program.
Bird Ruggers Meet
Vindex Tomorrow
Miller Cup Rugger
Takes Over Stadium
By BRIAN WHARF
Varsity's champion rugger squad takes over the featured
spot in weekend athletic activities when they battle the Vindex
club tomorrow afternoon in the stadium.
NO BLOCKING •
UT81DE Vancouver the only
0 football played ls in Penticton and Victoria. Penticton
has a junior team which was allowed in the Big Pour tor the first
time thin year. Victoria has a four-
team league but they play Canadian ball like Penticton. And Canadian football players who switch
to the American code find difficulty
in their downfield, blocking assignments, one of the principle weaknesses on the UBC team.
A step ln the right direction is
the formation of a Uttle League
Iqotball in Vancouver. Copied attar
tiie tremendously successful Little
League Baseball system: the program starts kids playing football
In organized giames, with competent coaches, equipment, playing
fields 'and publicity. And it produces the crowd-pleasing type of
same you saw during half time on
Saturday.
When the Little League system
is firmly established on a city wide
and.provincial scale, when all high
schools in B.C. start playing toot-
ball In the (all with adequate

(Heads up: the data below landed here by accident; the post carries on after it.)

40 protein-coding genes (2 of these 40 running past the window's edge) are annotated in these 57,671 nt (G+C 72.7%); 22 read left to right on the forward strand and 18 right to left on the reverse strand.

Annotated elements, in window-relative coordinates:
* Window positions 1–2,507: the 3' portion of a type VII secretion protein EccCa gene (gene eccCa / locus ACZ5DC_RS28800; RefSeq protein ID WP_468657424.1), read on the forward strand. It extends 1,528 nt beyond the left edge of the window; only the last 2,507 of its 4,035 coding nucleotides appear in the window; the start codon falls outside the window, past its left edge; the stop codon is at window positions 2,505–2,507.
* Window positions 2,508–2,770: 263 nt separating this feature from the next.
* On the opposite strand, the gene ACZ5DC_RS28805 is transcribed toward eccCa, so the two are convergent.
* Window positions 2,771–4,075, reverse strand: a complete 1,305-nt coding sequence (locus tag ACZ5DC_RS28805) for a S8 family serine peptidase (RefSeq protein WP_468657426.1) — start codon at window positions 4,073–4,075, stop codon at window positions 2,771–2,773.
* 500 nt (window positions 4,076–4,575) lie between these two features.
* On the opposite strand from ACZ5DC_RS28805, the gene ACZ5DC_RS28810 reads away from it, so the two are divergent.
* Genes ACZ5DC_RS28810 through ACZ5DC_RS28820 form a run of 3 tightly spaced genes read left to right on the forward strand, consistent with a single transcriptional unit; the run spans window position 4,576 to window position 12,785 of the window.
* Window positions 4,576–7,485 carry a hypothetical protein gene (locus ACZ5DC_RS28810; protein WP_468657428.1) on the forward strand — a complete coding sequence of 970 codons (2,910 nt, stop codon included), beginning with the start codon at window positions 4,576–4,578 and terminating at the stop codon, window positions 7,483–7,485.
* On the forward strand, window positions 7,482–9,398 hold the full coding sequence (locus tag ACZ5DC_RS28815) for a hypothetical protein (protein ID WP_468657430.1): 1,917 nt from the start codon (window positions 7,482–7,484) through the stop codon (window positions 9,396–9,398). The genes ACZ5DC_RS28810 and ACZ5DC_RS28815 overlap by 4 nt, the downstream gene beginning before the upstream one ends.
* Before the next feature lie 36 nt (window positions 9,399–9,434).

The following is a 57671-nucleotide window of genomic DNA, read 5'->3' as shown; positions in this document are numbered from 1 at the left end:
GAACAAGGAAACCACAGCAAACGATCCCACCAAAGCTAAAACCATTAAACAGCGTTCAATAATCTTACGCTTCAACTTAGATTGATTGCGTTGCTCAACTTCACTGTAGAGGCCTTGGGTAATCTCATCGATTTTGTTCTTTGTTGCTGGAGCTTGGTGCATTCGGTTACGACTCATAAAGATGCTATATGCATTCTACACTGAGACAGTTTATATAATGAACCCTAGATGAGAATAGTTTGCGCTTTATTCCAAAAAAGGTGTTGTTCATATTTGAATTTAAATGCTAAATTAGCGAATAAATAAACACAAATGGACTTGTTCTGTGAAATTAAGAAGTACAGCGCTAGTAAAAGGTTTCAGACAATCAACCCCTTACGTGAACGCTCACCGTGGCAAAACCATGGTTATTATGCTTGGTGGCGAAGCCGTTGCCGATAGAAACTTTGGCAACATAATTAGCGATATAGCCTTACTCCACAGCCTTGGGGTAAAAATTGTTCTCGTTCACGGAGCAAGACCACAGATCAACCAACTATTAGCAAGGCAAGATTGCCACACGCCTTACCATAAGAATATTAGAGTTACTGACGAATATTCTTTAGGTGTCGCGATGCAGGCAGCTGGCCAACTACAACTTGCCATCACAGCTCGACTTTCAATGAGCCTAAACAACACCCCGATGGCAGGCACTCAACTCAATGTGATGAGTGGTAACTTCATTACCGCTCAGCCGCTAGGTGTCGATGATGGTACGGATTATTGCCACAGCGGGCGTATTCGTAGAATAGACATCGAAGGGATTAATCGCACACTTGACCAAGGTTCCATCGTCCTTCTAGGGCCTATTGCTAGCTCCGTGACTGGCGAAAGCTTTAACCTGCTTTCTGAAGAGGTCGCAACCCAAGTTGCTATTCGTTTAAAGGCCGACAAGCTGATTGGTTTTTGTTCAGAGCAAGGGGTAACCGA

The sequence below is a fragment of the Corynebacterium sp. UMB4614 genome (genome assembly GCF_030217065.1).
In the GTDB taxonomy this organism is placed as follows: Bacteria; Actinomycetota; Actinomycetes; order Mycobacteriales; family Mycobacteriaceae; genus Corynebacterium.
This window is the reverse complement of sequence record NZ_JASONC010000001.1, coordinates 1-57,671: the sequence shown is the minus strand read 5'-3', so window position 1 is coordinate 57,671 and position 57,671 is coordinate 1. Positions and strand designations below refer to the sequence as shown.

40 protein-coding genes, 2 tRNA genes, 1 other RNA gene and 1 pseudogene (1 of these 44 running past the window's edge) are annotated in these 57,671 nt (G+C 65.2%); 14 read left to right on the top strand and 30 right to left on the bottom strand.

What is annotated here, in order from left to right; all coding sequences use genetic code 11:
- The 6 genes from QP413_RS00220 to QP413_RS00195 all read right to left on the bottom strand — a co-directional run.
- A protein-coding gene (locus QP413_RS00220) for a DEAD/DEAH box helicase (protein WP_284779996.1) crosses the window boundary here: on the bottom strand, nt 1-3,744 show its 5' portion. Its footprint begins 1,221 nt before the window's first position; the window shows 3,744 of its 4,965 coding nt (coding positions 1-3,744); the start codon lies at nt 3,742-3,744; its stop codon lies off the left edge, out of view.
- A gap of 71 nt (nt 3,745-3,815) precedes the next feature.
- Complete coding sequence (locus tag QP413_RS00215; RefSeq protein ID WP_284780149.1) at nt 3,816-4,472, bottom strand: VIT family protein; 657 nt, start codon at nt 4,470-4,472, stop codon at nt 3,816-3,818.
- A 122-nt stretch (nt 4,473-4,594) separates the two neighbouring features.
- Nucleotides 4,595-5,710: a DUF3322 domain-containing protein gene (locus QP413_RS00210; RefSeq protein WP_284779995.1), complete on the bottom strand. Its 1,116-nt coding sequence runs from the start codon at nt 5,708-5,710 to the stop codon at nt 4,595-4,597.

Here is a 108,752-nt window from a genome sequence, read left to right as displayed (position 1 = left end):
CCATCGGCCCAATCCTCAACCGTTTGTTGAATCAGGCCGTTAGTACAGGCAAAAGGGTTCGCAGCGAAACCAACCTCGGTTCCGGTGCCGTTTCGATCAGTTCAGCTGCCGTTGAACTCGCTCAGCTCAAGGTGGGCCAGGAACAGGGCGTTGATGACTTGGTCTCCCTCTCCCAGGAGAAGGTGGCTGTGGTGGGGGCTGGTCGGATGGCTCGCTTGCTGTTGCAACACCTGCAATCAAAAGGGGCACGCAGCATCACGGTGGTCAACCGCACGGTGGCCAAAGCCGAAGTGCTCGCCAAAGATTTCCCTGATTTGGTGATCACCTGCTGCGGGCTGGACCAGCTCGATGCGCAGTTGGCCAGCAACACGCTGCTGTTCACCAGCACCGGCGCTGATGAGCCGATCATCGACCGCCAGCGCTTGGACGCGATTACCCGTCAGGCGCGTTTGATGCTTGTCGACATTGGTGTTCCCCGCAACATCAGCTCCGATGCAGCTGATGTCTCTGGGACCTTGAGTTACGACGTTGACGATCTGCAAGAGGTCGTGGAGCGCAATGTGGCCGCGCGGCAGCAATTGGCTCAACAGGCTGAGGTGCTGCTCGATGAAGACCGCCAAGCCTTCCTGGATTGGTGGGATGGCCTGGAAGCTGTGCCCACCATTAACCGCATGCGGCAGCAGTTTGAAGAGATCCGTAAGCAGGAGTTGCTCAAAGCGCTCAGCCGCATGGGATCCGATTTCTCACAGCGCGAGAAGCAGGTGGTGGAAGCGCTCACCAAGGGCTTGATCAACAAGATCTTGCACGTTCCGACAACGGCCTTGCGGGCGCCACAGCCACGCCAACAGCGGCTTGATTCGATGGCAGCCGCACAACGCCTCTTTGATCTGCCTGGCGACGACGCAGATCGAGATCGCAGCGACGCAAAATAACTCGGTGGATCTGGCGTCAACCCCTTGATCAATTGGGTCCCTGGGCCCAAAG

coaching then we will have a good
football team.
At present, some form of athletic
selW|elp program would aid
things, a cooperative Senate und
administration would help, but only
a high .school roottall ■program will
help I" thP Ions run.
Currently tied foi' second place f*
In downtown Miller Cup competition, Birds have thundered to two
straight- wins ln ae many starts.
Trouncing the upstart Meralomu
squad 13-0 In the opening fixture,
Birds continued their victory
march last Saturday by crushing
the Ex-Brtts 11-0.
Vindex Is, however, the leading
club, having managed two wins
and a tie ln three games. If Birds
triumph tomorrow they can take
over the top position with <a game
in hand and With the knowledge
that they have defeated the three
toughest tjaams. The remaining